In the 1990s, Charleston enjoyed a thriving blues and roots scene, populated by bands with an uncomplicated approach to the traditions of the 1950s and ’60s. Local blues/rock singer and harmonica player Andy “Smoky” Weiner stepped into the Charleston blues scene during this period, forming his now-notorious band The Hot Links.

Affable and witty, Weiner became known as a wild-eyed character on stage and off, and the band quickly established itself as a versatile and entertaining blues-rock staple in Charleston.

A native of Brooklyn who relocated to Folly Beach in 1987, Weiner, found himself with some new off-stage duties as he organized the first annual Homegrown Blues Series in 1999 in conjunction with Piccolo Spoleto. During that first year, he organized blues gigs with an array of local blues acts at six local clubs. He has remained as a dedicated blues event organizer over the years.

“I kind of got drawn into this little by little by being political — and by complaining about things — and then by doing benefits for Camp Good Times and other [causes],” Weiner says. “It kind of manifested into producing the blues shows. We did real good this year. Each show was kind of like a highlight, you know what I mean? People from the last one came, and people found out about Bowens Island. We’ve been figuring out how to do it for 10 years, so things are getting to where it’s smoother, and we’re trying figure out what to do in the future.”

According to Weiner, prior to the launch of the Homegrown Series in 1999, it was difficult for local, strictly blues players to get a spot on the Piccolo schedule. When the Homegrown Blues Series took shape and kicked off in ’99, Weiner focused his efforts on the event at Bowens. The Blues on the Dock gigs have since developed a healthy reputation.

This year, a slew of talent played in the rustic dockhouse over the tidal creek at Bowens Island. The series also featured three gigs at A Dough Re Mi Pizzeria and 10 early-evening sets at Mad River Bar & Grill.

“Gary Erwin helped [this series] earn a good reputation by bringing in a lot of out-of-town people to spice it up and disperse them with the local acts,” Weiner says. “It’s really good. Me and him together, doing the tandem thing — it really does work out.”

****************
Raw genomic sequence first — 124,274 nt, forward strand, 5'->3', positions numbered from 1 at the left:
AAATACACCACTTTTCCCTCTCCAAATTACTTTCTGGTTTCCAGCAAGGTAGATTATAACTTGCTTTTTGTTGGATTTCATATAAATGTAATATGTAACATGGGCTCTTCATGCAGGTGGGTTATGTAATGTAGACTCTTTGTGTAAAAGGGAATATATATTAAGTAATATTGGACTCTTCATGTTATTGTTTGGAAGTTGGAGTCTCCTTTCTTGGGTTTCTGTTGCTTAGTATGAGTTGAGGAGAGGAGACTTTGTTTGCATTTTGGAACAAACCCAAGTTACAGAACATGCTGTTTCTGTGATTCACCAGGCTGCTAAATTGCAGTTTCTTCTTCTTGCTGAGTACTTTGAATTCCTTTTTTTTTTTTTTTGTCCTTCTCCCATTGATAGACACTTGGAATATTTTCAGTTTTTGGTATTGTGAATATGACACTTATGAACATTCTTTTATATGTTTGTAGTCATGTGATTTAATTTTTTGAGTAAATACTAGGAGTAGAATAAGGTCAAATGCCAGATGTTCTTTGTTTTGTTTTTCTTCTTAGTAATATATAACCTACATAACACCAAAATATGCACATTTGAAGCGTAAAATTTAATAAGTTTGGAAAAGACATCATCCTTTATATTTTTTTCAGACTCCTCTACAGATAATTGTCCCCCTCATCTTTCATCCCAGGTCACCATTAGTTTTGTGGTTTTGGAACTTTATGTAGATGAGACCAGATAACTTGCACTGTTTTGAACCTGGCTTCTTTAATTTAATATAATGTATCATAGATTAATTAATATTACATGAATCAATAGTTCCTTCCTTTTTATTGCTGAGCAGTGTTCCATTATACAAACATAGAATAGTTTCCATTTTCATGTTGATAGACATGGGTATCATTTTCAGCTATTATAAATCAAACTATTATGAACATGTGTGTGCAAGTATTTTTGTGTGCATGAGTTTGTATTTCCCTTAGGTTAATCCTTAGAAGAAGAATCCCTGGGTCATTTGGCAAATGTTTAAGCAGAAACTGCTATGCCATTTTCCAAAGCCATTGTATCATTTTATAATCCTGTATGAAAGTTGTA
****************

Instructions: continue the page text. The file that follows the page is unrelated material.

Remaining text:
Attendance was reportedly quite strong at most of the blues-related Piccolo shows this year — at the Early Bird Blues at Mad River, the Blues on the Dock at Bowens, and the Triple Dose Blues at A Dough Re Mi.

“I think this year’s was the best one ever,” Weiner confirms. “Last year, I tried to do too much … too many shows, too many bands, too much equipment, and too many expenses. This year was the first year I tried to scale back a little bit. Bowens is such a great venue. It’s more like a party when you’re at Bowens. At Mad River or A Dough Re Mi, it’s like a club gig. There not exactly the same thing.

“I was hoping my sound equipment would hold up, because I didn’t have a fancy sound company,” he adds. “I just rented some sub-woofers and some mics from Andrew Higdon, God bless his soul [laughs]. People helped me out a lot, and we made do. Everything just worked out great.”

Each year, the Blues on the Dock series and other blues events impact the local music scene. Fortunately, things are pointing in a positive direction more than ever. If Smoky and his dedicated cohorts lead by example and maintain their high level of enthusiasm, they might just expand the dynamics of the blues scene far beyond its heyday in the ’90s.

Smoky Weiner hosts a weekly jam at Bowens Island (1870 Bowens Island Road) every Wed. at 8 p.m. He provides a P.A., drum kit, bass, and amps. “Jammers must bring their own instruments, drum sticks, or whatever else you they want to bring,” says Weiner. Admission is $3 for “jammers,” and $5 for the general public.